You will need:

  • 5 teaspoons of rooibos tea
  • ½ cup of sugar (around 100 grams)
  • ½ cup of water

Instructions:

  • Steep tea in ½ cup of boiling fresh spring water for about 10-15 minutes.
  • Strain and add into a saucepan.
  • Bring to a boil, reduce the heat and add sugar while stirring.
  • When sugar has dissolved, remove from the heat and let it cool down.
  • Keep in an airtight bottle or a jar in the fridge.

4.      Rooibos Iced Tea

To make Rooibos Iced tea, brew a cup of hot rooibos tea same as if you were making a latte. Increase the steeping time and add a bit more leaves. Strain and add to a shaker filled with iced. Don’t forget to add a sweetener too. Maple syrup blends wonderfully with already naturally sweet rooibos. Shake for about a minute and serve.

5.      Rooibos Smoothie

Rooibos contains no caffeine, but it can be a great ingredient for a morning energy boosting smoothie. For a Rooibos Banana Smoothie you will need:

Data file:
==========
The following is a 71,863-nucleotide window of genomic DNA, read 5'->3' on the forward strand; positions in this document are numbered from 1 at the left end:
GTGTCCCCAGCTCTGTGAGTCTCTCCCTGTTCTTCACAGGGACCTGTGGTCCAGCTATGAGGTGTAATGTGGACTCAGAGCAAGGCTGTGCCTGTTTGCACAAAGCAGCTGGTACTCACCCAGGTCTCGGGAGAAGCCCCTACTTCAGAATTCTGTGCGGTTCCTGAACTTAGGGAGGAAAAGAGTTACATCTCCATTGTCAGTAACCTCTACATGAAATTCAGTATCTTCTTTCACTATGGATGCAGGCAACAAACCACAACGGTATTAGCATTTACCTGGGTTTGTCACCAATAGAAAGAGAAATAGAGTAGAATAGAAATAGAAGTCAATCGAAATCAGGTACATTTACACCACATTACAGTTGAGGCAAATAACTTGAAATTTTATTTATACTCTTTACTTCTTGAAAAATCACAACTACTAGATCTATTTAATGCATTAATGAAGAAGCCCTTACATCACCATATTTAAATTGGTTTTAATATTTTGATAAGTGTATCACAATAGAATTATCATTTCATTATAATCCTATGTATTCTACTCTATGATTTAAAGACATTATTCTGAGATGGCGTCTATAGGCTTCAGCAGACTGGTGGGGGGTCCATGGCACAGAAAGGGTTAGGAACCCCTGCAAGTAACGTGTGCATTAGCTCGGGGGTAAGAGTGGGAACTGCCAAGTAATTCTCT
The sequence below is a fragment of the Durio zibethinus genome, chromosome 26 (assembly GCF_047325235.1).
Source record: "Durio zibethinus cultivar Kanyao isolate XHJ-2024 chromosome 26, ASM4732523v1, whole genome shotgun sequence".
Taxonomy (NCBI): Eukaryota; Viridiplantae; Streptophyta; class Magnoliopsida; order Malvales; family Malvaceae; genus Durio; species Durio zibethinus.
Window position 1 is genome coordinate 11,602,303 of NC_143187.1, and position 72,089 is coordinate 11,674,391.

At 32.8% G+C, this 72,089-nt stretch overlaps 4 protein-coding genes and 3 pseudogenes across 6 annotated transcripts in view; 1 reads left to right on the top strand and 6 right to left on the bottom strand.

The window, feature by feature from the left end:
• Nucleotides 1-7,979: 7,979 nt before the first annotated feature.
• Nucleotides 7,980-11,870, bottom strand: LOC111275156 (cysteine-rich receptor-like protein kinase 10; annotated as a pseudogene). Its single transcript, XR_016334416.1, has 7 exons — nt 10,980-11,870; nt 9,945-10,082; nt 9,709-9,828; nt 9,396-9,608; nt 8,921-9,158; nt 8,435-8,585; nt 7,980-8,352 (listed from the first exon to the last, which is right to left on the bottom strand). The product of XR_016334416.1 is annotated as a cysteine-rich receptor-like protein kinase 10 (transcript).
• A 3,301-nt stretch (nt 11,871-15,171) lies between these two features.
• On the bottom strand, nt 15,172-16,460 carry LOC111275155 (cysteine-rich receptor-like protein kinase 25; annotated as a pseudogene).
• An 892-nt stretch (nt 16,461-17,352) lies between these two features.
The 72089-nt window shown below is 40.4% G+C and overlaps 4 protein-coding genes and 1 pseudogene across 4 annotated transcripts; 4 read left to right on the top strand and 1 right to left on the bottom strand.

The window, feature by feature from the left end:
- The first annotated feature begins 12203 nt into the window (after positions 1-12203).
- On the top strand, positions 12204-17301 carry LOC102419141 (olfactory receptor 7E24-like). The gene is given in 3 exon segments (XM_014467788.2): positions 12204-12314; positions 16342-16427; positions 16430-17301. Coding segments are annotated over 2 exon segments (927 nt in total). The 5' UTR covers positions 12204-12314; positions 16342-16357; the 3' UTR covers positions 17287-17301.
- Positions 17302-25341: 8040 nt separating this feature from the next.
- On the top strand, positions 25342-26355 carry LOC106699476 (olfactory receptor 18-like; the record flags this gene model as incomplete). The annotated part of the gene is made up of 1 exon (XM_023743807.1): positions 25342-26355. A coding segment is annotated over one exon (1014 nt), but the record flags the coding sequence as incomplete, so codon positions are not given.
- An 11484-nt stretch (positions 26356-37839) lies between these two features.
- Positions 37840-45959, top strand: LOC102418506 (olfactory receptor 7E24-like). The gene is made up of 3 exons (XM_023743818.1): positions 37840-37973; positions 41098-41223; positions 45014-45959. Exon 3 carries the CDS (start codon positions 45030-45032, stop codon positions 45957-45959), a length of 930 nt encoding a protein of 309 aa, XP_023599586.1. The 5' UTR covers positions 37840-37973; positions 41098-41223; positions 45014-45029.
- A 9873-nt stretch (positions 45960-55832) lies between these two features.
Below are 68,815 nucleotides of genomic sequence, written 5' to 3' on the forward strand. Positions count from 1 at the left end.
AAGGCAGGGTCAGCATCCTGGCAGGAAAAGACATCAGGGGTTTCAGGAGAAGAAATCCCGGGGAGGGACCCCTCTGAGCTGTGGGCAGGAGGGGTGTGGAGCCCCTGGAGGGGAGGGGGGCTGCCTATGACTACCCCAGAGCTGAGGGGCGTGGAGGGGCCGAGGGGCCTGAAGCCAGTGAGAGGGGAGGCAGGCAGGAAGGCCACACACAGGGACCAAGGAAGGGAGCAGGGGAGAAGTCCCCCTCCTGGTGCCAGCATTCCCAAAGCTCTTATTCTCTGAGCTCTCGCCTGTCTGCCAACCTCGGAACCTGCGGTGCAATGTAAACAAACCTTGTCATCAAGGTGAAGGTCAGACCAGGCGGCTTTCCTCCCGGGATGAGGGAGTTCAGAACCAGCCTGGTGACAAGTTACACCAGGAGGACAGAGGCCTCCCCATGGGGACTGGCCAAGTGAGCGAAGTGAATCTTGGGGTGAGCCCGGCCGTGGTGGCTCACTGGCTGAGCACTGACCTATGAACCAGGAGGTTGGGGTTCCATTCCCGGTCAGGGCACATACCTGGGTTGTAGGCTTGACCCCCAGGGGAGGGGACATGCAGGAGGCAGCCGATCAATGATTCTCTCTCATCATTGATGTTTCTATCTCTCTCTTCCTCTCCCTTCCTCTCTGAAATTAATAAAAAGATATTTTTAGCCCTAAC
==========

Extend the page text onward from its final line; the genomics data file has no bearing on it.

• 2 teaspoons of pure rooibos tea
  • 50 of water
  • ½ cup of milk (or plain drinking yogurt)
  • 1 banana (peeled and chopped)
  • ½ mango (peeled and chopped)
  • Honey if needed

Instruction:

Steep rooibos tea in 50 ml of freshly boiled spring water for 10 minutes and strain. You can make the tea even the night before and keep it in the fridge ready for the morning breakfast. Add all ingredients into a blender, starting with rooibos tea, mango, banana, sweetener and yogurt. Blend for 10-20 seconds and serve.

Dislaimer: This article is for informational purposes only. It’s not intended to replace medical advice, diagnosis or treatment. Every person is different and may react to different herbs and teas differently. Never use teas or herbs to treat serious medical conditions on your own. Always seek professional medical advice before choosing home remedies.

References:

[1] https://www.agriorbit.com/rooibos/

[2] http://cms.herbalgram.org/herbalgram/issue59/article2550.html?ts=1556917769&signature=9a55e2389cf79e70c8c20a0a2126ac6c

[3] https://www.hindawi.com/journals/omcl/2014/716832/

[4] https://www.ncbi.nlm.nih.gov/pubmed/27706097

[5] https://www.ncbi.nlm.nih.gov/pubmed/29490385

Rooibos